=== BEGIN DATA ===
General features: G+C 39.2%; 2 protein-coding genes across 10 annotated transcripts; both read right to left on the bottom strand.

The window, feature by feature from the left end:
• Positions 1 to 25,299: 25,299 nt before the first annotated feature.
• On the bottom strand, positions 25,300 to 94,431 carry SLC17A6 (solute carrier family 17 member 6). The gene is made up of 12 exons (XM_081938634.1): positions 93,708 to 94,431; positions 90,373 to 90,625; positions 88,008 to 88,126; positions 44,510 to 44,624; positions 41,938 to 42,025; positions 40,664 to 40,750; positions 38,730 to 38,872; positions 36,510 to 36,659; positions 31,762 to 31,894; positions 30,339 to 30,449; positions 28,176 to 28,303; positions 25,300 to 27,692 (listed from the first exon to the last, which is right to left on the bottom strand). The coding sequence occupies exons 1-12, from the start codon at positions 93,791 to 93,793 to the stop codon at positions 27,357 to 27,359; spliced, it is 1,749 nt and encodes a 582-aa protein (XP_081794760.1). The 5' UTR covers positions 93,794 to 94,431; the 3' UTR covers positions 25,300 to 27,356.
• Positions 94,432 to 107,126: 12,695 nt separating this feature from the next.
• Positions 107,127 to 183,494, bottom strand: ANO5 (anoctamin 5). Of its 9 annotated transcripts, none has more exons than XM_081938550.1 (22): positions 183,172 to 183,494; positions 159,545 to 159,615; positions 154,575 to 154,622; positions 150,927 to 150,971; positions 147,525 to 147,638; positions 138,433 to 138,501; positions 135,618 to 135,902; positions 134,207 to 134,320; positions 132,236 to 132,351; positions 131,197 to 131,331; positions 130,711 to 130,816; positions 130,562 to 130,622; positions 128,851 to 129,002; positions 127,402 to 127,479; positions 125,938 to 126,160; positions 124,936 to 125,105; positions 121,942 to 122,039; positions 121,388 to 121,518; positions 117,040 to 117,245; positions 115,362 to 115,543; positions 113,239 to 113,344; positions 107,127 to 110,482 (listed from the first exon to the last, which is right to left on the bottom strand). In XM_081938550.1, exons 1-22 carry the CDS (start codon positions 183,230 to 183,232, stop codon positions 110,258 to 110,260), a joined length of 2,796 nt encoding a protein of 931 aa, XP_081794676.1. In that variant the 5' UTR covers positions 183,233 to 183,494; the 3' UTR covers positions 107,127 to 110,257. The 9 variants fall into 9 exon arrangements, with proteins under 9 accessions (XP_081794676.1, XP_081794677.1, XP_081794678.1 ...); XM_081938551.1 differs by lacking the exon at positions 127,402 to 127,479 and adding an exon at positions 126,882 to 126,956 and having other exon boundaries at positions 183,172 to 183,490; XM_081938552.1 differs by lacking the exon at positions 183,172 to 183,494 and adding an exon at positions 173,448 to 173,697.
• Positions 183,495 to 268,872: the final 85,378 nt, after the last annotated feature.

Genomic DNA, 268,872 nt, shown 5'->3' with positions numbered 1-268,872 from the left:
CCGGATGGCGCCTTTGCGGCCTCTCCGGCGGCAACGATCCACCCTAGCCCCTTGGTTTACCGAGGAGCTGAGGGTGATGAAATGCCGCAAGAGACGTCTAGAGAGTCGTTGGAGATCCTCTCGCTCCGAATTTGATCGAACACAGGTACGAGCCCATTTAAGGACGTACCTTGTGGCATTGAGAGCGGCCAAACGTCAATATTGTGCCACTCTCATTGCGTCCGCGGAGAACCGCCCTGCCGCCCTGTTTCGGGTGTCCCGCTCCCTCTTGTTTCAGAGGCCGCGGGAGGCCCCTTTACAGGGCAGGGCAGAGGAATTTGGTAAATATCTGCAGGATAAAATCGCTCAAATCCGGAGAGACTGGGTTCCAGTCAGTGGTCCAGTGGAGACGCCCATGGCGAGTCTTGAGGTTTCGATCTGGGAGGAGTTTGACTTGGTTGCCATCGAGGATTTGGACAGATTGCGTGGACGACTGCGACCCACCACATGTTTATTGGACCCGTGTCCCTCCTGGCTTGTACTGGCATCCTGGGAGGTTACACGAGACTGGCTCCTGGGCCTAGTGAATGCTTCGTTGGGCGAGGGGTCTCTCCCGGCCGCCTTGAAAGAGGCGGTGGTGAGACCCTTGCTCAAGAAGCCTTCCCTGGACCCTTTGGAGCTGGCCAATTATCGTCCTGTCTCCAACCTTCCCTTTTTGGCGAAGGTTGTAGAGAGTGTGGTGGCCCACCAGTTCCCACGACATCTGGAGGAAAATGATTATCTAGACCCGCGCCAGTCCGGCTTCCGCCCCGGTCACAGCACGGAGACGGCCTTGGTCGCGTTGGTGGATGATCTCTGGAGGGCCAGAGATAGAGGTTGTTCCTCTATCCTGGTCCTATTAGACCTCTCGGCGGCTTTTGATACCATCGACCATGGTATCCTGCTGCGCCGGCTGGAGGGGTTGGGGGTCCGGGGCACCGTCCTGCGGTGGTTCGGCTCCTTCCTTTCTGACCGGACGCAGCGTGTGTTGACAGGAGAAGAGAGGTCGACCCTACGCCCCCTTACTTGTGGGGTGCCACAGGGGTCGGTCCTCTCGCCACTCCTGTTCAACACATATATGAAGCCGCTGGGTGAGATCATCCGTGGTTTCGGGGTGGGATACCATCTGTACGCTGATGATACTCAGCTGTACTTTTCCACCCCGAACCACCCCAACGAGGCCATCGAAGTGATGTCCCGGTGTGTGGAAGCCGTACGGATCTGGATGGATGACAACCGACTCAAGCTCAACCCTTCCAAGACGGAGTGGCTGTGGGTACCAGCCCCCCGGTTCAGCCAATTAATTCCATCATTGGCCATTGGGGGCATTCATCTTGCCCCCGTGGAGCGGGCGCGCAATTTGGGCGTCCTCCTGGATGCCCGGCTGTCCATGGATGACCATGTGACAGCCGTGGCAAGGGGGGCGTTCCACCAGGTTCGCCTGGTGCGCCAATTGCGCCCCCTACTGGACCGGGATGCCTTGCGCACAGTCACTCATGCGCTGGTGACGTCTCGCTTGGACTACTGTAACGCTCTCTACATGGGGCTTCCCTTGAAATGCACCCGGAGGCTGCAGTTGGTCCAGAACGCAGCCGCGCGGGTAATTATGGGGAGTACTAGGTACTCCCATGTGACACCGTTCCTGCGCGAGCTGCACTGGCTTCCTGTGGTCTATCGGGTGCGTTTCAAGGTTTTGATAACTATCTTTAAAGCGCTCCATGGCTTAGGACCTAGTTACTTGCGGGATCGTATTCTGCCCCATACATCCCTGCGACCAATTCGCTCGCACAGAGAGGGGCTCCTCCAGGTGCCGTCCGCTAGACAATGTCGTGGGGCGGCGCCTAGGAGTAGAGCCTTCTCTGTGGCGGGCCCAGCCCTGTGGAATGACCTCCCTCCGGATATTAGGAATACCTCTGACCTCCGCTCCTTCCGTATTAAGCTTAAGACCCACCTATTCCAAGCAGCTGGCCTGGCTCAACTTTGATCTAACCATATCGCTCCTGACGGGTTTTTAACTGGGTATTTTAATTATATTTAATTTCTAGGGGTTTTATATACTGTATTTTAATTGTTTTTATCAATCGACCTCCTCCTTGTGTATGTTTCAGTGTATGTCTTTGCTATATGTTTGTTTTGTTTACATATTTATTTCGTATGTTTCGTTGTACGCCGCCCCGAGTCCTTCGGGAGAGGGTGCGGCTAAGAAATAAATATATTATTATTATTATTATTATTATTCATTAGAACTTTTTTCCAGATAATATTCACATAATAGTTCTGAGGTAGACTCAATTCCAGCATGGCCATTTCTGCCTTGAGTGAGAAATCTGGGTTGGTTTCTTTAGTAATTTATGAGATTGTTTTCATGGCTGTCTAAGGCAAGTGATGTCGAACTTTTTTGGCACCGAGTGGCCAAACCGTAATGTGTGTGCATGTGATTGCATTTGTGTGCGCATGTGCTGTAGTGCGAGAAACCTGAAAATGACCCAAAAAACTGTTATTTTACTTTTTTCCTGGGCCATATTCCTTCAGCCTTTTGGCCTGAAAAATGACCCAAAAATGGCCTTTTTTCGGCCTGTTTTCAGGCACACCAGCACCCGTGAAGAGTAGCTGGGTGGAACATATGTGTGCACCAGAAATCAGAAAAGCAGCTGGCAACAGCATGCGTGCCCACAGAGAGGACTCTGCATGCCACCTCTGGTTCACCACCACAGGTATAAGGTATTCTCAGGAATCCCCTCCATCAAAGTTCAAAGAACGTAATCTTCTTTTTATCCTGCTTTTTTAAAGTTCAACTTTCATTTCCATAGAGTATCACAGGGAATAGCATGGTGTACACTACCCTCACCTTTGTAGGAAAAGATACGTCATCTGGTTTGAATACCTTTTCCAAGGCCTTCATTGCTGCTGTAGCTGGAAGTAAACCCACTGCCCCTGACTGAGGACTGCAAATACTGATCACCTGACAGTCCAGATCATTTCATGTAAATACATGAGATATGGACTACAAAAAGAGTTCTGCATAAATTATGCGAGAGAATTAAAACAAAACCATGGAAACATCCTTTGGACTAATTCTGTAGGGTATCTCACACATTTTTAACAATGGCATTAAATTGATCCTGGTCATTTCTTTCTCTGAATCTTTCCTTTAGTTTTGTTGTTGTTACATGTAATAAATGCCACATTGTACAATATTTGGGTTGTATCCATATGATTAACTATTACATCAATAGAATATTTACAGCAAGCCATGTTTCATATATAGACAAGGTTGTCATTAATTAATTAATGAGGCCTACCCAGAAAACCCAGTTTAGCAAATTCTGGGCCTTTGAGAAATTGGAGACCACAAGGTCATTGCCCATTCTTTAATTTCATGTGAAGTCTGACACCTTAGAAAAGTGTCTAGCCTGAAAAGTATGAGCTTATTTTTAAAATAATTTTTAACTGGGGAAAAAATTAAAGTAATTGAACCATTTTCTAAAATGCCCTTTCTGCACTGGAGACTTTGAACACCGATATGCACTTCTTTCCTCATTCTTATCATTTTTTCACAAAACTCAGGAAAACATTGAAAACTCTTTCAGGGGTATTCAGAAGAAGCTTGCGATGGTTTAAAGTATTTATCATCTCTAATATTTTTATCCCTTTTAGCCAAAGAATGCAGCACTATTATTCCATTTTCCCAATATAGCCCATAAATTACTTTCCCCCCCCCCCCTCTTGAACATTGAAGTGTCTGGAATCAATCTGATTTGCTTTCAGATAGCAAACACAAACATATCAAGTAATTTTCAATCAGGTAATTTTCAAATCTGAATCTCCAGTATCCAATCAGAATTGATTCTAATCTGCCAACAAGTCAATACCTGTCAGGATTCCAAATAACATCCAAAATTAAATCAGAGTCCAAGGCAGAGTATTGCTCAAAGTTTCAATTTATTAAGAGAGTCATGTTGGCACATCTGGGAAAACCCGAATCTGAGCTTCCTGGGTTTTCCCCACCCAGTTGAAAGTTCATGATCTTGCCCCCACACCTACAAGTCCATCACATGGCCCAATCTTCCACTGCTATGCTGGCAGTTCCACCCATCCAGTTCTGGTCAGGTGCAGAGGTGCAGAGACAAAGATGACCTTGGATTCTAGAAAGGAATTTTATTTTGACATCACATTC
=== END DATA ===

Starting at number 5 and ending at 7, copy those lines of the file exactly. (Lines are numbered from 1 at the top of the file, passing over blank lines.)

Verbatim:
• Positions 94,432 to 107,126: 12,695 nt separating this feature from the next.
• Positions 107,127 to 183,494, bottom strand: ANO5 (anoctamin 5). Of its 9 annotated transcripts, none has more exons than XM_081938550.1 (22): positions 183,172 to 183,494; positions 159,545 to 159,615; positions 154,575 to 154,622; positions 150,927 to 150,971; positions 147,525 to 147,638; positions 138,433 to 138,501; positions 135,618 to 135,902; positions 134,207 to 134,320; positions 132,236 to 132,351; positions 131,197 to 131,331; positions 130,711 to 130,816; positions 130,562 to 130,622; positions 128,851 to 129,002; positions 127,402 to 127,479; positions 125,938 to 126,160; positions 124,936 to 125,105; positions 121,942 to 122,039; positions 121,388 to 121,518; positions 117,040 to 117,245; positions 115,362 to 115,543; positions 113,239 to 113,344; positions 107,127 to 110,482 (listed from the first exon to the last, which is right to left on the bottom strand). In XM_081938550.1, exons 1-22 carry the CDS (start codon positions 183,230 to 183,232, stop codon positions 110,258 to 110,260), a joined length of 2,796 nt encoding a protein of 931 aa, XP_081794676.1. In that variant the 5' UTR covers positions 183,233 to 183,494; the 3' UTR covers positions 107,127 to 110,257. The 9 variants fall into 9 exon arrangements, with proteins under 9 accessions (XP_081794676.1, XP_081794677.1, XP_081794678.1 ...); XM_081938551.1 differs by lacking the exon at positions 127,402 to 127,479 and adding an exon at positions 126,882 to 126,956 and having other exon boundaries at positions 183,172 to 183,490; XM_081938552.1 differs by lacking the exon at positions 183,172 to 183,494 and adding an exon at positions 173,448 to 173,697.
• Positions 183,495 to 268,872: the final 85,378 nt, after the last annotated feature.